Nikki Yanofsky
plus Michael Kaeshammer

Date and Venue 5 July 2009 @ 7.30pm | The Centre

Reviewer John Jane

Pairing the fifteen-year-old jazz phenomenon, Nikki Yanofsky with the stylish, Vancouver-based jazz pianist Michael Kaeshammer possibly provided jazz patrons with the marquee event of the entire Jazz Festival.

On any other bill, Kaeshammer might have been the headline act, but on this occasion he was on stage first to warm up the audience for Montreal teen-ager, Nikki Yanofsky. From the instant he stepped out on stage with double-bass player Marc Rogers and drummer Mark McLean, Mr Kaeshammer engaged the audience in some hand-clapping and toe-tapping making way for a boogie-woogie interpretation of Battle Hymn of the Republic.

Best known for his straight-ahead jazz style, Kaeshammer also reveals a mastery of ragtime, boogie and stride (a piano technique of left-hand split chords). Moreover, he possesses a pleasant vocal style similar to Harry Connick, Jr. as evidenced on the “positive” ballad, Goodbye – a song that tells us that it’s okay to say farewell to some things.

The piano player certainly appears to enjoy flaunting his mischievous sense of humour. "Thanks for showing up" he quipped with a wry grin – as if we (the audience) dropped by on our way to something better.

Kaeshammer frequently employs the fascinating (some would say flashy) technique of ‘plucking’ the piano strings. But unlike some of his contemporaries, he accomplishes it with riveting effect. On his solo rendition of Sweet Georgia Brown, he improvised by using the piano as a percussion instrument.

The trio were joined on stage by a three-piece brass unit for the last tune of their set, blowing the roof off with the Loggins & Messina hit “Your Mama can’t dance” (and your Papa can’t rock n’ roll).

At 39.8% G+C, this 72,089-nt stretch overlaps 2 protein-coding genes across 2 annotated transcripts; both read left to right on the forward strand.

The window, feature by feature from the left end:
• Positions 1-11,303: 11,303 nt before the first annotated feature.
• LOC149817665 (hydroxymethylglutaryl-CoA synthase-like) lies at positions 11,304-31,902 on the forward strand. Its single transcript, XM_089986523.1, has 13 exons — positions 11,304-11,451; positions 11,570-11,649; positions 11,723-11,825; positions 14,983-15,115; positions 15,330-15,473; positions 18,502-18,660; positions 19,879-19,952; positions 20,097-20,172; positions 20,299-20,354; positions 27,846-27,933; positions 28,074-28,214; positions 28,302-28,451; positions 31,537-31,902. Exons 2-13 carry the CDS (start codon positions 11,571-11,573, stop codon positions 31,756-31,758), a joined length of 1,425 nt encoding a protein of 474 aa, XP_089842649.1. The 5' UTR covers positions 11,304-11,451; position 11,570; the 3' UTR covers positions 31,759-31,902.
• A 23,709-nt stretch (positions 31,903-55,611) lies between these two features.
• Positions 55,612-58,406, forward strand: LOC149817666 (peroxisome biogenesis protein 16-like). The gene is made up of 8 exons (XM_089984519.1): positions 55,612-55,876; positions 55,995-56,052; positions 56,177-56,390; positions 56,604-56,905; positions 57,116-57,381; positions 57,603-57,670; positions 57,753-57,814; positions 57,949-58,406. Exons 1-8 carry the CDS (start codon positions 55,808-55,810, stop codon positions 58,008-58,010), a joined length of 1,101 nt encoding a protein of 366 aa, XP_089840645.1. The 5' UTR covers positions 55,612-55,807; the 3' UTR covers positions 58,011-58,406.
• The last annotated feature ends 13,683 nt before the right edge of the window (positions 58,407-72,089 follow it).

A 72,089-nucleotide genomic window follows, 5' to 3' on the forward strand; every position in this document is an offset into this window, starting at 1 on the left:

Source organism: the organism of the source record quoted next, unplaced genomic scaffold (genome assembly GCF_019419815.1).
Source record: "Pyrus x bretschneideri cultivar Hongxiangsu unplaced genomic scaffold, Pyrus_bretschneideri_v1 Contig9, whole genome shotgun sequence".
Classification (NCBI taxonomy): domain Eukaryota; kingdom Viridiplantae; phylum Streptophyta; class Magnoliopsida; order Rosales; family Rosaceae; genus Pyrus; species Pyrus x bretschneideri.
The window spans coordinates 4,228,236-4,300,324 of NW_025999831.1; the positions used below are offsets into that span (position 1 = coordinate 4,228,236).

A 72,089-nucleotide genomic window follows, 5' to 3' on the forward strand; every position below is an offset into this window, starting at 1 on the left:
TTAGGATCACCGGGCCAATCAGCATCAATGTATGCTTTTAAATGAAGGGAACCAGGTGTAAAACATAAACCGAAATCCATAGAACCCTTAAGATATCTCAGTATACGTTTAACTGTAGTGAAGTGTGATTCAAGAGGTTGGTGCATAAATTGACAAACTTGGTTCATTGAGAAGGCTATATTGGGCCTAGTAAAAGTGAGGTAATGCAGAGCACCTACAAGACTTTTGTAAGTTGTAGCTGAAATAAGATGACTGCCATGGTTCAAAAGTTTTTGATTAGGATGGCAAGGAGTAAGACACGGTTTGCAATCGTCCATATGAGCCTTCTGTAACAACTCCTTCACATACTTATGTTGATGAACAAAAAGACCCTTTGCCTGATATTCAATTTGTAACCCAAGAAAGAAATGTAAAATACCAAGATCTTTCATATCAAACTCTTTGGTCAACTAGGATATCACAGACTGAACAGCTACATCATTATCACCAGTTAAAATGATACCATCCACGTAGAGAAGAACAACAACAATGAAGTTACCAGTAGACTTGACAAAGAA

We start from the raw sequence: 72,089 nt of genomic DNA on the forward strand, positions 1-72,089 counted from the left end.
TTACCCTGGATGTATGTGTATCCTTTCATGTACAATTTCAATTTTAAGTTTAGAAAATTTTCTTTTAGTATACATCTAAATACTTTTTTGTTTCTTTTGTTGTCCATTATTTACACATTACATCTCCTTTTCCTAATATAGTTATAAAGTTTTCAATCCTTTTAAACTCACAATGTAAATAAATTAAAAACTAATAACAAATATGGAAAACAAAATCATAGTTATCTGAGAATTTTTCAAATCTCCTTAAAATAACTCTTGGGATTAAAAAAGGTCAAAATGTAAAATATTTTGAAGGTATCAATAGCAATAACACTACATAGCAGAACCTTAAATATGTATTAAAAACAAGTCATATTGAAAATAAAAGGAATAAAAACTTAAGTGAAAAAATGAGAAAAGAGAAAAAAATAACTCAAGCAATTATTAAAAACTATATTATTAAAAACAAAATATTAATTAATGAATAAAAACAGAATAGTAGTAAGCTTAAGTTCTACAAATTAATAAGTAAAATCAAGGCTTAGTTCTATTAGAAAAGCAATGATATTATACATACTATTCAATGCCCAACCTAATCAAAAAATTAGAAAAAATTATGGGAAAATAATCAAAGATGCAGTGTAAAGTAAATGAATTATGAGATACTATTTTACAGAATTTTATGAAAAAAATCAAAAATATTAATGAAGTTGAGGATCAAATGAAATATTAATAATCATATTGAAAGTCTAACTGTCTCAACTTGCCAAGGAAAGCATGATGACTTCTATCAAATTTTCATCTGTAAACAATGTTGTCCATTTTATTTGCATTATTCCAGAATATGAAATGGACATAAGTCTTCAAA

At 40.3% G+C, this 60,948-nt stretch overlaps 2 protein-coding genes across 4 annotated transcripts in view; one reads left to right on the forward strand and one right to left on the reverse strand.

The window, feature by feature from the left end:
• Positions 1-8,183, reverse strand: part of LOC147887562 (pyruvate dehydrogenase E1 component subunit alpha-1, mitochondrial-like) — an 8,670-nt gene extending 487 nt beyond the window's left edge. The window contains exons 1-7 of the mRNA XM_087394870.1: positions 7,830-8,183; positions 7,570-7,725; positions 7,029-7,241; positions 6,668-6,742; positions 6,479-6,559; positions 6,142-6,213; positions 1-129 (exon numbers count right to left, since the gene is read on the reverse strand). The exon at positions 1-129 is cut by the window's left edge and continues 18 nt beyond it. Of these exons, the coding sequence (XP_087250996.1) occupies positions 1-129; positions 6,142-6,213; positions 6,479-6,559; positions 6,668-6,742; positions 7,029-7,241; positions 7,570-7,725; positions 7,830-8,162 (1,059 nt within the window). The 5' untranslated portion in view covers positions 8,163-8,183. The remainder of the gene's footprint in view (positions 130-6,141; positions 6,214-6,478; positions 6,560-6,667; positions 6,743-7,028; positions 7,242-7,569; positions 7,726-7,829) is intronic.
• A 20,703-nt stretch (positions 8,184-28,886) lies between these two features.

It can take many years to cultivate even an understanding of jazz – let alone perform it. The (very) young and delectable Miss Yanofsky is rapidly following in the footsteps of the other Canadian jazz troubadours, Diana Krall and Emilie-Claire Barlow – except she’s doing it at half their age!

At the final concert in the ‘Classic Sounds at the Centre’ series, Yanofsky and the eight-piece band playing behind her, came out swinging with Duke Ellington’s Take the A Train, quickly followed by the much covered, Hallelujah, I just love him so.

The fetching Miss Y, appropriately dressed for a mid-teen in a simple knee-length frock and flat shoes, still retains a girlish tone and engages the audience in the kind of “giggley-and-wriggley” demeanour that one might expect from an average fifteen-year-old. But it’s her intelligent phrasing and confident ease with a complex lyric that gives her a maturity beyond her years.

A natural performer, she possesses a range of vocal stylings that enables her to switch easily from the gospel-tinged God Bless the Child to the bluesy Jimi Hendrix tune The Wind Cries Mary that was closer to the Cassandra Wilson cover than the original as well as an incredible interpretation of Joni Mitchell’s folksy The Circle Game.

Though without doubt, she was at her best with Ella Fitzgerald’s scat number, Airmail Special and even more so with the swinging Lullaby of Birdland featuring North Vancouverite Tom Colclough’s sublime baritone saxophone.

Drawing a standing ovation from an enthusiastic and knowledgeable crowd on her first ever gig in Vancouver, an encore was as much anticipated as it was hoped for. Never likely to disappoint, Miss Y returned with pianist John Sadowy to perform Somewhere over the Rainbow.

A colossal thanks to Nikki Yanofsky, Michael Kaeshammer and Coastaljazz for giving Vancouver a cool evening of jazz on a hot July night.

© 2009 John Jane